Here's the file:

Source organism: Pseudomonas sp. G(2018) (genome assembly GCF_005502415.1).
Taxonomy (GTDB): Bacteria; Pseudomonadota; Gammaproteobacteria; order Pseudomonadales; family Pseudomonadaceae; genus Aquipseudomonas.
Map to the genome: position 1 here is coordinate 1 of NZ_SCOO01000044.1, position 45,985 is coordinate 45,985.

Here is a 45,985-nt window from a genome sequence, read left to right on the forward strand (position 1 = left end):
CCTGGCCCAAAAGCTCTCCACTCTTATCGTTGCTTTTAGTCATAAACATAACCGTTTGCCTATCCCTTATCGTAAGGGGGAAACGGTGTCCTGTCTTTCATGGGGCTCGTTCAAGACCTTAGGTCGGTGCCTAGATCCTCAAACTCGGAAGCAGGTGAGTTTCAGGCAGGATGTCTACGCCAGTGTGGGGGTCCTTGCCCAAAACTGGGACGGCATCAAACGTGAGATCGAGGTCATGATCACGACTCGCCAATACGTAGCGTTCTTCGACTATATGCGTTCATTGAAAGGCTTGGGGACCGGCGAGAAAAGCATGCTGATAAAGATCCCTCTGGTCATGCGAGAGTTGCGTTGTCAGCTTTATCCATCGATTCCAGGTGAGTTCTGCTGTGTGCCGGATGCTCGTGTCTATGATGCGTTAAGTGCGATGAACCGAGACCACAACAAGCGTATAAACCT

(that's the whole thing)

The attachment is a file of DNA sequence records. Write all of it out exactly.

Source organism: Pseudomonas sp. G(2018) (genome assembly GCF_005502415.1).
Taxonomy (GTDB): Bacteria; Pseudomonadota; Gammaproteobacteria; order Pseudomonadales; family Pseudomonadaceae; genus Aquipseudomonas.
Map to the genome: position 1 here is coordinate 1 of NZ_SCOO01000044.1, position 45,985 is coordinate 45,985.

Here is a 45,985-nt window from a genome sequence, read left to right on the forward strand (position 1 = left end):
CCTGGCCCAAAAGCTCTCCACTCTTATCGTTGCTTTTAGTCATAAACATAACCGTTTGCCTATCCCTTATCGTAAGGGGGAAACGGTGTCCTGTCTTTCATGGGGCTCGTTCAAGACCTTAGGTCGGTGCCTAGATCCTCAAACTCGGAAGCAGGTGAGTTTCAGGCAGGATGTCTACGCCAGTGTGGGGGTCCTTGCCCAAAACTGGGACGGCATCAAACGTGAGATCGAGGTCATGATCACGACTCGCCAATACGTAGCGTTCTTCGACTATATGCGTTCATTGAAAGGCTTGGGGACCGGCGAGAAAAGCATGCTGATAAAGATCCCTCTGGTCATGCGAGAGTTGCGTTGTCAGCTTTATCCATCGATTCCAGGTGAGTTCTGCTGTGTGCCGGATGCTCGTGTCTATGATGCGTTAAGTGCGATGAACCGAGACCACAACAAGCGTATAAACCT